If you ever have a negative experience in a restaurant, always request to speak to a manager. How did their management attempt to better your experience? Tell your audience what happened and how he or she made it right. If a member of their management doesn’t try to make your experience right, they aren’t doing their job — go above their head. Never be afraid to ask for the name of a manager’s supervisor or the owner of the restaurant. If the manager (or whoever you end up speaking to, whether it be a supervisor or owner) genuinely tries to help make it right, that should tell you that they care.

If you have any type of insult that you would like to associate an employee with, do not publicize it in your review because it will make only you look bad. Instead, just express how you felt (or currently feel). For example, saying “our server acted as if our being there was an inconvenience and was rude throughout our dining experience” or “I felt like I wasn’t appreciated as a customer” is a lot better (and more helpful to the restaurant) than saying “our server was a complete moron and should be fired.” If you feel like you need to, you can always contact a manager of the restaurant privately with any “extra” concerns that you didn’t mention in your review, whether it be via phone call or email.

Even though you had a bad experience, you still may have liked certain aspects. Be sure to include them in your review.

Please also keep in mind that, sometimes, you might have had unreasonable or unrealistic expectations. If you go to a restaurant on a Saturday night, you can’t realistically expect to be seated immediately or in a few minutes.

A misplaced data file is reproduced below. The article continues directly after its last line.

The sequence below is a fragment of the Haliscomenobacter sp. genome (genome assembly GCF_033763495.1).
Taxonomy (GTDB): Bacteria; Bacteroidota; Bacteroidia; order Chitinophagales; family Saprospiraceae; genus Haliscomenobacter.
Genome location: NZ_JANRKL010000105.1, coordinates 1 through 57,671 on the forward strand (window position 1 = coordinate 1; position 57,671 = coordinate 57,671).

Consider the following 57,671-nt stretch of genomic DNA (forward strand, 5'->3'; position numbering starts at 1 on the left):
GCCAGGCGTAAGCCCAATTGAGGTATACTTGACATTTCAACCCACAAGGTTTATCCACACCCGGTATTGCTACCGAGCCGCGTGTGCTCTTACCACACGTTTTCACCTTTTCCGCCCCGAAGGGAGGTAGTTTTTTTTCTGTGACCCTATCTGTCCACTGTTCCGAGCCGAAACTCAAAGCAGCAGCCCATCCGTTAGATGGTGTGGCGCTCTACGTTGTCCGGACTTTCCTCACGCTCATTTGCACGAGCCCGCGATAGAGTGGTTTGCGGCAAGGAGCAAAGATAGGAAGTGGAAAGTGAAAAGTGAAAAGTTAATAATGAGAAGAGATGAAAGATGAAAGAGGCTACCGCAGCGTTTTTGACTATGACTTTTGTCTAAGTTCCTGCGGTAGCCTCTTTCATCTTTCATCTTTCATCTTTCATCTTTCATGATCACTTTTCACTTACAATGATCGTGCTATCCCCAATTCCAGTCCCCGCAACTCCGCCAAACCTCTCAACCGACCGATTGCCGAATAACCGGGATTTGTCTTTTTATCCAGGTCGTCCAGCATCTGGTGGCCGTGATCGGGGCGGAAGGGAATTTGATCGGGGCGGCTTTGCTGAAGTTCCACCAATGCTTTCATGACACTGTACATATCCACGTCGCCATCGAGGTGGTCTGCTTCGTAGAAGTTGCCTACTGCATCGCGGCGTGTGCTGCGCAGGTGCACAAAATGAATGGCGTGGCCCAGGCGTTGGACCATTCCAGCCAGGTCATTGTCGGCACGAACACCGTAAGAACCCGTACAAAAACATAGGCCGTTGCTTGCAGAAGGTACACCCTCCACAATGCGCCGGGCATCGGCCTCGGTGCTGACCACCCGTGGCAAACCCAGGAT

Tip: Always be sure that you know your server’s name. If you don’t have a good memory or you know that you’ll forget his or her name, try and keep your receipt because your server’s name should always be on there. If it isn’t, their employee or identification number will — you can use them to identify your server.

The moral of the story : It is okay to express your negative experience but be sure that you keep your composure when expressing it. Include any positives you experienced, if any, despite your bad experience and leave your emotions and insults at the door. Always request to speak to a manager. There’s no excuse for the manager not trying to make up for your bad experience.


#3 : “The Giver” Explained

This is the ideal way to write a review. Reviews like this normally contain a good balance of the positives and negatives as well as the details of their experience at the restaurant they visited.

When you mention the positives, tell us why you liked those things. If you enjoyed the food, tell us what you ordered and why you liked them. If you feel as though you got value for your money, that’s important to mention. If the service was great, tell us your server’s name and why you enjoyed having him or her as a server. If you liked the atmosphere, tell us what you liked about it. Was it kid-friendly? Did you like the music and decor of the restaurant?

When it comes to the negatives, be honest but also make your criticism constructive. If you didn’t enjoy the food or the price of the food, include what you ordered, why you disliked it and/or why you felt as though you didn’t get what you paid for. If you weren’t happy with the service, tell us why it didn’t meet your expectations and any problems you had. In regard to your server, I wouldn’t put his or her name in your review — I do advise mentioning to their management, though. If you didn’t like the atmosphere or wasn’t comfortable, explain why.

The reasons why restaurants like hearing the positives and negatives is for two reasons:
1.) they want to continue doing what you like
2.) they want to stop doing (or fix) what you didn’t like

Giving the restaurant details on what you liked and didn’t like can help them improve, which is something that all restaurants want and appreciate.